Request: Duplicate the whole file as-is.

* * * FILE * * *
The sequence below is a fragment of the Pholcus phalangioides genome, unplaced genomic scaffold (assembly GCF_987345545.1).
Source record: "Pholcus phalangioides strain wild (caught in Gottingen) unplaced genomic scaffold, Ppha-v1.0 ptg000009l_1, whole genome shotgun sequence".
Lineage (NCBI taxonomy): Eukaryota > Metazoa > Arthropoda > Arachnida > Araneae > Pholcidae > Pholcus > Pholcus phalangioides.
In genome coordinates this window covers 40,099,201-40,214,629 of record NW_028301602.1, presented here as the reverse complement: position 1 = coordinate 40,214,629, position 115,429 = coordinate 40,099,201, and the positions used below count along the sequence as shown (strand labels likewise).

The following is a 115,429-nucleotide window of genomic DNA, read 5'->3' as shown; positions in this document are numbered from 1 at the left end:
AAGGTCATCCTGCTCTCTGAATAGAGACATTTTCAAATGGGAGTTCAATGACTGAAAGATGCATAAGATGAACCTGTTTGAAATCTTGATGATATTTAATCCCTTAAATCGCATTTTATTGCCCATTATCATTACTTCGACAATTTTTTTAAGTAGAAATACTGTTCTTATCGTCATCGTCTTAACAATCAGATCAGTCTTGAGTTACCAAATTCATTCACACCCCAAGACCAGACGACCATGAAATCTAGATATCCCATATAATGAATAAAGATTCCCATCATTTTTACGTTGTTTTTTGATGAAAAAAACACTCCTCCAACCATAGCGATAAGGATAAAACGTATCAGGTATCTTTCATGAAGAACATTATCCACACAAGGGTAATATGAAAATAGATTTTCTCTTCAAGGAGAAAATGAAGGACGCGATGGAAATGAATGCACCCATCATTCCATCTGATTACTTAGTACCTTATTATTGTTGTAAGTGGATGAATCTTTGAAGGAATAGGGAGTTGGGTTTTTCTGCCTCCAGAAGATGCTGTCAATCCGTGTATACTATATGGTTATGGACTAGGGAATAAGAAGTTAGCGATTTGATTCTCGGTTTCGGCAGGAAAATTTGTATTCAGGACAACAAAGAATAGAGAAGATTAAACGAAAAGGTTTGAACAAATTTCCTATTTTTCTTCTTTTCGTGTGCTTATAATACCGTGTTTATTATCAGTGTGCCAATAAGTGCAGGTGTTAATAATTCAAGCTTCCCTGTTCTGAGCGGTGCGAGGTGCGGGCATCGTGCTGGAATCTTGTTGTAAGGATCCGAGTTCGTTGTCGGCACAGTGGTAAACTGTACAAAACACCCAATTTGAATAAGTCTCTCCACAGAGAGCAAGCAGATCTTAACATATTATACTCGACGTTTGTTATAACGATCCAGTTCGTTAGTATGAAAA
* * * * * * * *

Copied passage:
The sequence below is a fragment of the Pholcus phalangioides genome, unplaced genomic scaffold (assembly GCF_987345545.1).
Source record: "Pholcus phalangioides strain wild (caught in Gottingen) unplaced genomic scaffold, Ppha-v1.0 ptg000009l_1, whole genome shotgun sequence".
Lineage (NCBI taxonomy): Eukaryota > Metazoa > Arthropoda > Arachnida > Araneae > Pholcidae > Pholcus > Pholcus phalangioides.
In genome coordinates this window covers 40,099,201-40,214,629 of record NW_028301602.1, presented here as the reverse complement: position 1 = coordinate 40,214,629, position 115,429 = coordinate 40,099,201, and the positions used below count along the sequence as shown (strand labels likewise).

The following is a 115,429-nucleotide window of genomic DNA, read 5'->3' as shown; positions in this document are numbered from 1 at the left end:
AAGGTCATCCTGCTCTCTGAATAGAGACATTTTCAAATGGGAGTTCAATGACTGAAAGATGCATAAGATGAACCTGTTTGAAATCTTGATGATATTTAATCCCTTAAATCGCATTTTATTGCCCATTATCATTACTTCGACAATTTTTTTAAGTAGAAATACTGTTCTTATCGTCATCGTCTTAACAATCAGATCAGTCTTGAGTTACCAAATTCATTCACACCCCAAGACCAGACGACCATGAAATCTAGATATCCCATATAATGAATAAAGATTCCCATCATTTTTACGTTGTTTTTTGATGAAAAAAACACTCCTCCAACCATAGCGATAAGGATAAAACGTATCAGGTATCTTTCATGAAGAACATTATCCACACAAGGGTAATATGAAAATAGATTTTCTCTTCAAGGAGAAAATGAAGGACGCGATGGAAATGAATGCACCCATCATTCCATCTGATTACTTAGTACCTTATTATTGTTGTAAGTGGATGAATCTTTGAAGGAATAGGGAGTTGGGTTTTTCTGCCTCCAGAAGATGCTGTCAATCCGTGTATACTATATGGTTATGGACTAGGGAATAAGAAGTTAGCGATTTGATTCTCGGTTTCGGCAGGAAAATTTGTATTCAGGACAACAAAGAATAGAGAAGATTAAACGAAAAGGTTTGAACAAATTTCCTATTTTTCTTCTTTTCGTGTGCTTATAATACCGTGTTTATTATCAGTGTGCCAATAAGTGCAGGTGTTAATAATTCAAGCTTCCCTGTTCTGAGCGGTGCGAGGTGCGGGCATCGTGCTGGAATCTTGTTGTAAGGATCCGAGTTCGTTGTCGGCACAGTGGTAAACTGTACAAAACACCCAATTTGAATAAGTCTCTCCACAGAGAGCAAGCAGATCTTAACATATTATACTCGACGTTTGTTATAACGATCCAGTTCGTTAGTATGAAAA